Recently at Step Finance we have decided to launch our own Solana Validator to do our part in helping to decentralize Solana’s network. We also figure it gives our community another avenue to rally behind and generate additional protocol revenue, which is then distributed to xSTEP holders.
In this guide we’ll explain how to stake your SOL with Step’s validator, provide some insights to help understand Solana validators and explore a ‘liquid staking’ option through SolBlaze.
Solana is a delegated proof-of-stake network, meaning you can stake your SOL tokens, or ‘delegate’ them to validators who are responsible for processing transactions, running the network and keeping it secure. For doing this, validators earn rewards in a similar fashion to how one might understand Bitcoin mining.
However, on a proof-of-work network like Bitcoin, miners earn rewards proportionate to the amount of mining hardware (hashpower) they have.
On Solana’s proof-of-stake network, the validators only require a single hardware setup, and the rewards they receive are proportional to the amount of SOL staked with that validator. In most cases, validators incentivize holders to delegate SOL to them by passing on a share of the rewards in order to grow their stake weight. In turn, this increases profitability of their validator setup, as a greater amount of SOL staked increases odds of block production, and thus, increases generated rewards.
Anyone can start a validator on Solana, and a higher number of validators around the world implies greater network health. More validators means more decentralization of block production, increased censorship resistance and greater overall security of the network.
Epochs are a length of blocks which defines the consensus algorithm on Solana. Typically they are around two days long. Epochs matter because during the crossover into a new epoch is when stake with a validator begins or ends and also when rewards are distributed to the validators.
For example, if a user decided to stake their SOL with the Step Validator today, it won’t become activated until the next epoch begins. The same applies in reverse, where if a staker decides to unstake their SOL, they will have to wait until the current epoch ends for their SOL to be returned to them.
If you’re already a Self-Custodied SOL holder with a Phantom wallet, the easiest way to stake with Step is directly within Phantom's UI. It really takes about 10 seconds and the only notable step beyond clicking the stake button is searching ‘Step Finance’ in the search bar. For maximum simplicity of this guide, we’ve included a Step-by-Step diagram below.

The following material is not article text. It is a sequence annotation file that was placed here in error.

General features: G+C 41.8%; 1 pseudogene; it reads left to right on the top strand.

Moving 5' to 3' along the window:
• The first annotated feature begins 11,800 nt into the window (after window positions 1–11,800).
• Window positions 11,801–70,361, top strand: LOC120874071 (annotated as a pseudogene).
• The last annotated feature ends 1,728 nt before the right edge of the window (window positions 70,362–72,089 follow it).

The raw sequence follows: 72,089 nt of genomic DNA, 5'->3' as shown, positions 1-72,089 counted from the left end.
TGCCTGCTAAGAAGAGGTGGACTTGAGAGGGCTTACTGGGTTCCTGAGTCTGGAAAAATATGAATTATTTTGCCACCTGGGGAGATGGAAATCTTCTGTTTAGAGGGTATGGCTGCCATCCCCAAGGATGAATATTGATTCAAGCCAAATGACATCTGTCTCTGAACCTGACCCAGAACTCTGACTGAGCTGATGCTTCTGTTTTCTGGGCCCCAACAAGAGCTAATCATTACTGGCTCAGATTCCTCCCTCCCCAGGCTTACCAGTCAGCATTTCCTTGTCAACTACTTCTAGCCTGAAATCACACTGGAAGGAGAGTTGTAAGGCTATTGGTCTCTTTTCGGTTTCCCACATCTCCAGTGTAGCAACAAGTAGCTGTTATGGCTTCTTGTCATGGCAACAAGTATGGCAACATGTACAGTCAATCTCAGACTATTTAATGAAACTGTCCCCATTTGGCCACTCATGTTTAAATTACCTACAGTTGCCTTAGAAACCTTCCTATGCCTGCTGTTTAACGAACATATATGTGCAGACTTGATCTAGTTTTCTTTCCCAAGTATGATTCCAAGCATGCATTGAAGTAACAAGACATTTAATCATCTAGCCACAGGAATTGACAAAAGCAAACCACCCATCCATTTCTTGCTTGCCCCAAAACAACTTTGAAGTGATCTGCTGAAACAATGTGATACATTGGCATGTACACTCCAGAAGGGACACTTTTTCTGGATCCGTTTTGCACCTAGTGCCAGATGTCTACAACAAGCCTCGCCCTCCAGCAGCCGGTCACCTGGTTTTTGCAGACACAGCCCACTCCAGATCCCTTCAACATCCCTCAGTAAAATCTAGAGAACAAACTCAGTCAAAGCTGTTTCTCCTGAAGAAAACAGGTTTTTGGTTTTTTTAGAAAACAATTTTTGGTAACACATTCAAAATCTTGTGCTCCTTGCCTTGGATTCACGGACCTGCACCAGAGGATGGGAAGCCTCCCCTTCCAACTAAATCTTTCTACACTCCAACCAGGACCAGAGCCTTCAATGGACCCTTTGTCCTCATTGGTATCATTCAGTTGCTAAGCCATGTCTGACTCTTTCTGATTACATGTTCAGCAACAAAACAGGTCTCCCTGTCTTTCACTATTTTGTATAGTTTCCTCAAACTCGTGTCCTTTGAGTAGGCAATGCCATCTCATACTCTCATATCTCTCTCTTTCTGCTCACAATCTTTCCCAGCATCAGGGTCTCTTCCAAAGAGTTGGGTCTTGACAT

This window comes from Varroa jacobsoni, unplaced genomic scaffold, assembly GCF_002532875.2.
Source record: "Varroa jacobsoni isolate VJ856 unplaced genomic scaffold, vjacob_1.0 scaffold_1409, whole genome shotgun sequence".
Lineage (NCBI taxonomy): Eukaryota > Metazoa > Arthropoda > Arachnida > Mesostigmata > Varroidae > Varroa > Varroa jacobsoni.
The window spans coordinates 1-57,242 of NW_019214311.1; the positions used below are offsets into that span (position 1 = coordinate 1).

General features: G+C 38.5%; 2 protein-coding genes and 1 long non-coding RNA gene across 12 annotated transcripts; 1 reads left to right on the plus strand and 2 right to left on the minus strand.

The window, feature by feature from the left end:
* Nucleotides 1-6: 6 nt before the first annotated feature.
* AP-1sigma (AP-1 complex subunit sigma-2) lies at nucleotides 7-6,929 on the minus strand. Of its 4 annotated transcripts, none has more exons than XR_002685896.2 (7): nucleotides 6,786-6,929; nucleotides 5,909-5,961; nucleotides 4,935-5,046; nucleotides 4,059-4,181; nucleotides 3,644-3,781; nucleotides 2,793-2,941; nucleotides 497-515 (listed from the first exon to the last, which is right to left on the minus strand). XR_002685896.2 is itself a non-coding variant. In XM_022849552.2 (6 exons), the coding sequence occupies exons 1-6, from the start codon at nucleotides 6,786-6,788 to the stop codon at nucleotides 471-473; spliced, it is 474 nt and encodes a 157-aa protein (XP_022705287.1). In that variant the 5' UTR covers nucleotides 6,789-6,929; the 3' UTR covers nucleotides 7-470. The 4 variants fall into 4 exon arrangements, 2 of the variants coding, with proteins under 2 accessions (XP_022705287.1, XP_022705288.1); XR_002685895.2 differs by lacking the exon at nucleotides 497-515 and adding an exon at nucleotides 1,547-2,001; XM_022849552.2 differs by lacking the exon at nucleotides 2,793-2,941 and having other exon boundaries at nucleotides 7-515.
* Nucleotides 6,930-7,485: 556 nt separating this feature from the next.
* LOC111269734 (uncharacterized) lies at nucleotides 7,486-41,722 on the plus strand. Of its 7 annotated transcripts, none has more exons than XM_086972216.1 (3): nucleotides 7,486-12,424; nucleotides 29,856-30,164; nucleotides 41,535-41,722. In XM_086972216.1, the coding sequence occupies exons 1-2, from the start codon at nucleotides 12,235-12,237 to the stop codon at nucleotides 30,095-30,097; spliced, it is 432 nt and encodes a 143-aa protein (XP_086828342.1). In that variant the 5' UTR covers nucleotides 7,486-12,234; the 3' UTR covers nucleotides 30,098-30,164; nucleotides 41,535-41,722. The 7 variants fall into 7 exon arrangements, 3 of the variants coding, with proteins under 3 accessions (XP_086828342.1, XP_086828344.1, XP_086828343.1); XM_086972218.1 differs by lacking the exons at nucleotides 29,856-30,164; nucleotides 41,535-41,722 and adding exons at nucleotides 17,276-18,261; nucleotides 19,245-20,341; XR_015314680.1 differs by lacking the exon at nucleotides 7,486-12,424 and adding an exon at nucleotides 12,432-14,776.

As mentioned above, staking and unstaking SOL occurs between epochs, which are approximately every two days. Your newly staked SOL will become active and begin generating rewards with the Step Validator once the next epoch begins.
Other wallets, such as Solflare have similar UI for staking SOL within the wallet. Staking with Step Finance is possible on any wallet or website that offers the full list of active Solana validators, which is pretty much all the reputable ones. Below we’ll go through three of our favourite sites for delegating SOL and validator analysis.
To unstake your SOL, it’s a similar process done in reverse, with the end step being pressing the now visible ‘Unstake’ button. Once finished the unstaking process, your SOL will be visible in your wallet at the start of the next epoch.
There are several great sites dedicated to bringing the most transparent information on SOL staking and providing a smooth UI for users to research validators and make a decision on where they choose to delegate their SOL. Some of our favourites we recommend using are StakeWiz.com, Validators.app and Staking.Kiwi. These sites provide useful metrics on both Solana network health and specific details of individual validators.
Our friends at StakeWiz created a ranking system for Solana validators they call the WizScore. The WizScore is calculated from over a dozen technical metrics that aim to reward good behaviour and decentralization of the network. StakeWiz has earned a respectable name within the validator community with their website being used as a method to monitor validator credibility and prevent bad actors from operating unseen.
On StakeWiz you can see the full list of active Solana validators here, and search for the Step Finance validator to check out our WizScore, stake changes and other metrics on how we’re ranking among other validators. You can even stake directly with Step’s validator from StakeWiz.